By Eric Peters
Well, it’s back. Most people probably didn’t know it was gone.
The Toyota Venza.
It’s been absent from Toyota’s roster of models since the 2015 model year, probably because Americans, for whatever reason, just aren’t much into station wagons — which is what the first generation Venza was.
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They are into crossovers, particularly those made by Lexus, such as the very popular RX350. The problem is Toyota doesn’t sell that model under its own label.
Enter the new Venza, which is very similar not only to the Lexus RX350 but even more like the RX450h, the hybrid version of that model.
It’s just a bit (but not that much) smaller. And a lot smaller-priced.
What It Is
The new Venza — unlike the old Venza — isn’t a higher-riding, wagonized Camry. It looks a lot like – and is laid out a lot like — the Lexus RX, which is a mid-sized luxury crossover SUV. The Venza is slightly smaller than the mid-sized RX, but it has comparable room inside for passengers — and much more room inside for cargo.
Unlike the RX, it also comes standard with a hybrid powertrain and all-wheel-drive — for $32,670 to start versus $45,220 for the base (non-hybrid and front-wheel-drive) RX350.
The hybrid RX450h (which comes standard with AWD) starts at $47,920.
This is nearly $8,000 more than the $40,000 Toyota charges for a top-of-the-line Venza Limited, which comes with a massive 12.3-inch touchscreen that’s the same size and type as the one in the Lexus RX450h, a similar JBL premium audio system with nine speakers, heated/ventilated seats and heated steering wheel, simulated leather trim, a 360 degree bird’s eye surround-view camera system and a huge panorama glass roof that auto-dims at the touch of a button.
The Venza name isn’t but the vehicle it’s affixed to is.
Excellent fuel efficiency.
Compares favorably, functionally and visually, to the much more costly Lexus RX450h hybrid.
Goes twice as far as an electric-only crossover, and it doesn’t force you to stop and wait for a recharge when you run low on gas.
What’s Not So Good
Much less cargo space than in the old Venza.
LCD screen’s smartphone-style touch inputs are harder to use accurately while driving than physical knobs and buttons you don’t have to look at to operate.
Driver “assistance” tech can’t be skipped.
Under The Hood
Toyota has sold vast fleets of hybrids, especially the Prius. But the price you pay for 50-plus MPG capability is not being able to get to 60 very quickly. It is one of the reasons why some buyers who are looking for a hybrid that isn’t so slow — and one that doesn’t look like a Prius — walk across the street to the Lexus store. There you can find hybrids that don’t look like a Prius — and that gets to 60 in good time, too.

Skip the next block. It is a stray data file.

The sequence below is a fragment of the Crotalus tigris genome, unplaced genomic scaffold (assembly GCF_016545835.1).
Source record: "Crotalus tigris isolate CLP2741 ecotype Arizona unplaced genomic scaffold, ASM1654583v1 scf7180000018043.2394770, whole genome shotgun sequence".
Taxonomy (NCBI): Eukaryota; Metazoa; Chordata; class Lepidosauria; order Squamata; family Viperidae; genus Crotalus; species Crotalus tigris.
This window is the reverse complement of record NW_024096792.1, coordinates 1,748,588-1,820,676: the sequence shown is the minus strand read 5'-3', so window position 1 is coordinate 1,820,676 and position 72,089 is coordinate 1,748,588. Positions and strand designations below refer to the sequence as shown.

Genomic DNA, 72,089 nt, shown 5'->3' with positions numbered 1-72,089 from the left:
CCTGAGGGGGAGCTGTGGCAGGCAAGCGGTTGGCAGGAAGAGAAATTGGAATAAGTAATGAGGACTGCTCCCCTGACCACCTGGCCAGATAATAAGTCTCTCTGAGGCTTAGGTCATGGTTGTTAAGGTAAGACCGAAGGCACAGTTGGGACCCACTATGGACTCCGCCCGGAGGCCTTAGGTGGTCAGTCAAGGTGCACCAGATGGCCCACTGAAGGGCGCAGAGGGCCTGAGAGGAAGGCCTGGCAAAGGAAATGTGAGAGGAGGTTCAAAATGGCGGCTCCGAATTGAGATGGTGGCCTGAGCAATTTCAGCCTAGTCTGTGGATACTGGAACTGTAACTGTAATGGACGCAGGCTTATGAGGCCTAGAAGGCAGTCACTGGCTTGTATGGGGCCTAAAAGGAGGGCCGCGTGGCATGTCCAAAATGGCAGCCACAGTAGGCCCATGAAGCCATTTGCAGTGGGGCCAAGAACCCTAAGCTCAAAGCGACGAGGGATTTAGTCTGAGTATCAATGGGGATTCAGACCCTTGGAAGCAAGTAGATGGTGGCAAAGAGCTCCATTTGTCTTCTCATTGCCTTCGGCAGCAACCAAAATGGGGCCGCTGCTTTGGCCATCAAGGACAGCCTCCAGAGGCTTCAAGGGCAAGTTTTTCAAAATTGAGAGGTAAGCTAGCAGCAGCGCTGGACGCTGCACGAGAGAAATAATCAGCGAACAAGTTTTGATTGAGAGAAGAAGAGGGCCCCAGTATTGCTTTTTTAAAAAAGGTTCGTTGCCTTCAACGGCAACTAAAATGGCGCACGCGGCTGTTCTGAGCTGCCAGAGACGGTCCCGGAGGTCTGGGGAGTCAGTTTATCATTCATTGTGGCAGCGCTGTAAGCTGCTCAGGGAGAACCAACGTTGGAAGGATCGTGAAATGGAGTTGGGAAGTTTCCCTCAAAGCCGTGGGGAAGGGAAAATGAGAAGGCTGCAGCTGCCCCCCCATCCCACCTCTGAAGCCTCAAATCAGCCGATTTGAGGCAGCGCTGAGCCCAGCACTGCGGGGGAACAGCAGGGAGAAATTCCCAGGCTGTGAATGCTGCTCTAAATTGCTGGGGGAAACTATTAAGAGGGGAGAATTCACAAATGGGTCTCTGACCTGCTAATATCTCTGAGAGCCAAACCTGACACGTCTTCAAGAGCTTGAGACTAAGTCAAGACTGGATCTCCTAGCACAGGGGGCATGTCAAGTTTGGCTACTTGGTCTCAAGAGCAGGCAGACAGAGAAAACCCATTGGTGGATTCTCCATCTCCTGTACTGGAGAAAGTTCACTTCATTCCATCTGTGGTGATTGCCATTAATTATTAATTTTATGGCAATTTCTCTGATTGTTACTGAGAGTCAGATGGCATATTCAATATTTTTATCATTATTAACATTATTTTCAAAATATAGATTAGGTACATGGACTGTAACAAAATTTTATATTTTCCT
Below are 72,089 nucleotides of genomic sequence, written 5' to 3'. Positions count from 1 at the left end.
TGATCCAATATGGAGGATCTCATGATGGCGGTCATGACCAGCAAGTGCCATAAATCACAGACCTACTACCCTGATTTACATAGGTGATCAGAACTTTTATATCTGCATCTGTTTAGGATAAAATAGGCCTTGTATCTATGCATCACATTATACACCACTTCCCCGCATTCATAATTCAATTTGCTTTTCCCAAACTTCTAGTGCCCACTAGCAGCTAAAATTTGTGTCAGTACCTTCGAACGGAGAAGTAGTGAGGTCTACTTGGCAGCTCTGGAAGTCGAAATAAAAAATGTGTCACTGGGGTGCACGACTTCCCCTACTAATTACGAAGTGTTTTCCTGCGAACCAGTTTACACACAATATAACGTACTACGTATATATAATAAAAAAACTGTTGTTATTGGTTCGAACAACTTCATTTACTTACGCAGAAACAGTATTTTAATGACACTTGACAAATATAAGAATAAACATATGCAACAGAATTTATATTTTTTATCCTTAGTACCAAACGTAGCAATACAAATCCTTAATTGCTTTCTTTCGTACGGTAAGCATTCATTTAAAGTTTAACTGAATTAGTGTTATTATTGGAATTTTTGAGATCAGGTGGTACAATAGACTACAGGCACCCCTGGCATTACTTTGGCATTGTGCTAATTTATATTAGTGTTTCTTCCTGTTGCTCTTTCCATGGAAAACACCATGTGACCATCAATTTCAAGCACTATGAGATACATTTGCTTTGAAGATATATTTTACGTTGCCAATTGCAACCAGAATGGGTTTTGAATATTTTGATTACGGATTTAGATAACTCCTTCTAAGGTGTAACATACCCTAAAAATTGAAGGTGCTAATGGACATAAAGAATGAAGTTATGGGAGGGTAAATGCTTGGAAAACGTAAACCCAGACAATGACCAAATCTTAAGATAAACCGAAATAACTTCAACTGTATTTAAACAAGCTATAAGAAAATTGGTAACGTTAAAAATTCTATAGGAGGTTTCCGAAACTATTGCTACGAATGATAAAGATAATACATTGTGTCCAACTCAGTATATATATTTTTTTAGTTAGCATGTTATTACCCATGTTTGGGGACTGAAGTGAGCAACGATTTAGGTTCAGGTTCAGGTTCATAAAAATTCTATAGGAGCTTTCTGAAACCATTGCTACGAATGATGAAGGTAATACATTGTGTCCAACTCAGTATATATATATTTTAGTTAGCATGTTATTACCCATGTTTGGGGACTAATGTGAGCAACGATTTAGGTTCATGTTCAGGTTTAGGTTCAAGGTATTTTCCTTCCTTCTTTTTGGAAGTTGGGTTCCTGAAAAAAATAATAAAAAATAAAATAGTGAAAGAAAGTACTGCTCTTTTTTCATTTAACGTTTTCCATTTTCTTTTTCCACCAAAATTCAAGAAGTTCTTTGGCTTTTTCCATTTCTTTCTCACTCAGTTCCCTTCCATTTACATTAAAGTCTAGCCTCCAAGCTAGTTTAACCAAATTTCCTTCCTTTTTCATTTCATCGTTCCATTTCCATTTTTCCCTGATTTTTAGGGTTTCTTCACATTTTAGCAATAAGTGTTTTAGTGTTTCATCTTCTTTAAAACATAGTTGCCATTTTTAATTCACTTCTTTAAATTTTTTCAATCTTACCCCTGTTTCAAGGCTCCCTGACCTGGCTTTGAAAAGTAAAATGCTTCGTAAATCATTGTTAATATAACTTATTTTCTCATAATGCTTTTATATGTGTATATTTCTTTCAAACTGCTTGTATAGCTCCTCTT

The Venza attempts to bridge that gap.
It comes standard with a 2.5-liter, four-cylinder gas engine paired with electric motors and a battery pack to power them, which gets recharged as you drive by the gas-burning engine, so you never have to stop to plug in. The combo makes 219 horsepower, which is sufficient enough to get the Venza to 60 in about 7.5 seconds — which is about three seconds quicker than it takes a Prius, which has a 1.8-liter gas engine and 121 horsepower, to get to 60.
It is also enough to get 40 miles per gallon in city driving and 37 on the highway. This is not as fuel-sippy as the Prius, which averages 50-plus MPG in city and highway driving. But it is much better than the Lexus RX450h’s 31 city, 28 highway — and compares very favorably with the hybrid Lexus’ 7 second 0-60 time slip.
On The Road
Initially, the Venza emulates the electric car’s silent running. When you turn it on, nothing mechanical happens. Just dashboard lights that let you know it’s ready to go. You glide away on battery power, which powers the electric motors. As you drive, the gas engine will come online to supplement — and to recharge. It is almost impossible to discern these yin-yang handoffs without referring to the visual display in the dash that shows you what’s happening in case you’re interested.
At The Curb
The Venza has 40.9 inches of front seat legroom and 37.8 inches of rear seat legroom — versus 44.1 up front and 38 in the second row of the RX. But the Lexus only has 16 cubic feet of space for it behind its second row and with its second row folded, that expands to just 32.6 cubic feet.
The Toyota RX — whoops, Venza — has 28.8 cubic feet behind its second row and 55.1 cubic feet with them down.
This Toyota also offers Lexus-level amenities, including a Star Gaze sheet-glass panorama roof that can be semi-opaqued at the touch of a button, to let some — but not too much — sun in.
There is also the available (standard in Limited trims) 12.3-inch LCD touchscreen, identical in size to the unit in the RX.
The Bottom Line
If you like the Lexus RX, but you would rather not pay for it, Toyota may have most of what you’re looking for.
Eric’s latest book, “Doomed: Good Cars Gone Wrong” will be available soon. To find out more about Eric and read his past columns, please visit the Creators Syndicate webpage at www.creators.com.
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